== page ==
One in seven humans in the world is malnourished. According to the Food and Agriculture Organization of the United Nations, the current rate of progress will not be enough to eradicate hunger by 2050. Crop and livestock farming complement each other and generate income in most economies, especially in developing countries. Our goal is to improve food security, income, and nutrition by developing highly productive, environmentally sustainable farming livelihoods. Trained farmers with access to markets and finances can grow more, earn more, and feed their families.
After three years of intervention –
In Tanzania, farmers have experienced increased productivity – 71% increase in maize and 125% in poultry. There have been 150% increase in maize production per farmer and 121% increase in income for poultry rearers in the LEAD project.
In Liberia, there was USD 60 (USD 20 to USD 80) increase in the annual income of poultry farmers and USD 160 (USD 342 to USD 502) increase in the annual income of agriculture farmers.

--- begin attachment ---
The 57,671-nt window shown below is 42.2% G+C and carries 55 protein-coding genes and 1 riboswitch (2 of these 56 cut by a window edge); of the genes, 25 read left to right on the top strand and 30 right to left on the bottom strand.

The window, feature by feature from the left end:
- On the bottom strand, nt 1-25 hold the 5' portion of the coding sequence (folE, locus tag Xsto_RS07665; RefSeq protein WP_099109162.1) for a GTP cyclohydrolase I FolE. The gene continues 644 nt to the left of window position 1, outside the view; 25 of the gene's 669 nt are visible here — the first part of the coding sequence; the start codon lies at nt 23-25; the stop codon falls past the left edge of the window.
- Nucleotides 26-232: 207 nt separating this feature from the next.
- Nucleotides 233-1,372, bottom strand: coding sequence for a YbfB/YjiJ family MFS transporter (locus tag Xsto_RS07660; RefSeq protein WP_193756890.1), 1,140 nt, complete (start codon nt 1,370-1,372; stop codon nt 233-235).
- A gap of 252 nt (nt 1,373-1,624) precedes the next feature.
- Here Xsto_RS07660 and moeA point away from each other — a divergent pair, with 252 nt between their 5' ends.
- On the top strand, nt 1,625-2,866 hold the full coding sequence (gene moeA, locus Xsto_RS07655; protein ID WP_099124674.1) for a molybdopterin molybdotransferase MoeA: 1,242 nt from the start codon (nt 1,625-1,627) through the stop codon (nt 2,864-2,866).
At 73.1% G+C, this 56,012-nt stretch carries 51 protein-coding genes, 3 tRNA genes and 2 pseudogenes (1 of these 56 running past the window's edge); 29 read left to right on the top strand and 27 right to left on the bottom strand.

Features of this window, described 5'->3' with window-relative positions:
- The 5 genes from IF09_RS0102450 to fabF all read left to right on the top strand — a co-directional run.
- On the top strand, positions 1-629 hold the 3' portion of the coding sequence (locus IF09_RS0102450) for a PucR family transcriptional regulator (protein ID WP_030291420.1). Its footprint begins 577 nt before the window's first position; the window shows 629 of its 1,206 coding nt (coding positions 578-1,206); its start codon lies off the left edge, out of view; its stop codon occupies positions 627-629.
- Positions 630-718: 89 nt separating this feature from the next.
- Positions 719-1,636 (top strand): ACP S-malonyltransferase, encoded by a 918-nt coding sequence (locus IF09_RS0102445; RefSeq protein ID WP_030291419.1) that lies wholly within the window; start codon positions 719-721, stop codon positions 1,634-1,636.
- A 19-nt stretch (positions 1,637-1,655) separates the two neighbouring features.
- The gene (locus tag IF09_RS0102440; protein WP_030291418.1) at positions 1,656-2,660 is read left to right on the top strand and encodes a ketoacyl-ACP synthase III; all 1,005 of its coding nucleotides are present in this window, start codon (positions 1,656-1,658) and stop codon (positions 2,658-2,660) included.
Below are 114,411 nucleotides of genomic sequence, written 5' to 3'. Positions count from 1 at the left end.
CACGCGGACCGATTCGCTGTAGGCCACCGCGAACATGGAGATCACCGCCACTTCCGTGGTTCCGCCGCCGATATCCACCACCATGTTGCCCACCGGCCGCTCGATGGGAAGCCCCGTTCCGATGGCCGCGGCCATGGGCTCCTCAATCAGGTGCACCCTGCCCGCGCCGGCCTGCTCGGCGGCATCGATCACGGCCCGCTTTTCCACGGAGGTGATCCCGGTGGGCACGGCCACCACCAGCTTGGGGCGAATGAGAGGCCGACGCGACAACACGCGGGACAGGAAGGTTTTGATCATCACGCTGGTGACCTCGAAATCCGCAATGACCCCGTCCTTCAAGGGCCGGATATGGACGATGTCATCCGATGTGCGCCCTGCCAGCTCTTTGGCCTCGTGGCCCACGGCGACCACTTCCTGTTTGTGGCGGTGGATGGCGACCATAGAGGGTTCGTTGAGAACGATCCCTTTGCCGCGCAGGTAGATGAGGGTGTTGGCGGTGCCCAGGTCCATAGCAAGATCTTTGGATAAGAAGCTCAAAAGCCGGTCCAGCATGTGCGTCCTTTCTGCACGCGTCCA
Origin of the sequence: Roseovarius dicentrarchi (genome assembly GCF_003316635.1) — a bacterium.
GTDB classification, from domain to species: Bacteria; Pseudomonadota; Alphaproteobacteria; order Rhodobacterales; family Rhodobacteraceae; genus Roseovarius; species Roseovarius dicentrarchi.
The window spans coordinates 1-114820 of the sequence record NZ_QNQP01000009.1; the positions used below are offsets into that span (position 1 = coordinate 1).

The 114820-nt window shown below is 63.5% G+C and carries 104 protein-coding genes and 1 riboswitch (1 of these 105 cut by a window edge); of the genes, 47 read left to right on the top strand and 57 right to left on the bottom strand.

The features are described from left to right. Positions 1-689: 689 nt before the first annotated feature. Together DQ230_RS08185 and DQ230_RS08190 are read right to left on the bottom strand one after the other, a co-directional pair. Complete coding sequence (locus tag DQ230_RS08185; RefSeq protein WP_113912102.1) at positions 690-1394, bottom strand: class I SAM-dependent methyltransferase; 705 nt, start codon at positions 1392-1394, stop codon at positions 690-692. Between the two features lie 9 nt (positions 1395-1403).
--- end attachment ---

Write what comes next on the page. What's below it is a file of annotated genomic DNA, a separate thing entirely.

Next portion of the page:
In Liberia and Sierra Leone, there was 17% increase in the food consumption score of targeted households.
“Thanks to BRAC’s LEAD project, I have transformed my life by learning new techniques and technologies of the maize value that have earned me a greater income, respect and recognition”
– Veronica P. Gotiis, winner of 2014 Best Regional Farmer of Manyara, Nanenane fair, Tanzania.
Our goal is to strengthen market systems by building sustainable, pro-poor value chains. We will improve agricultural production and agriculture-based nutrition through extension services on agronomic practices, and grow nutrient–dense vegetables and raise livestock rearing. We will also promote climate-smart agriculture. We intend to reach an additional 600,000 smallholder farmers over the next five years and support them to increase their income and improve household food security. Our focus is on women and the youth.
YOUR SUPPORT has empowered thousands of agriculture and livestock smallholder farmers and helped them gain economic footing. The food consumption of many communities have improved and the change is visible.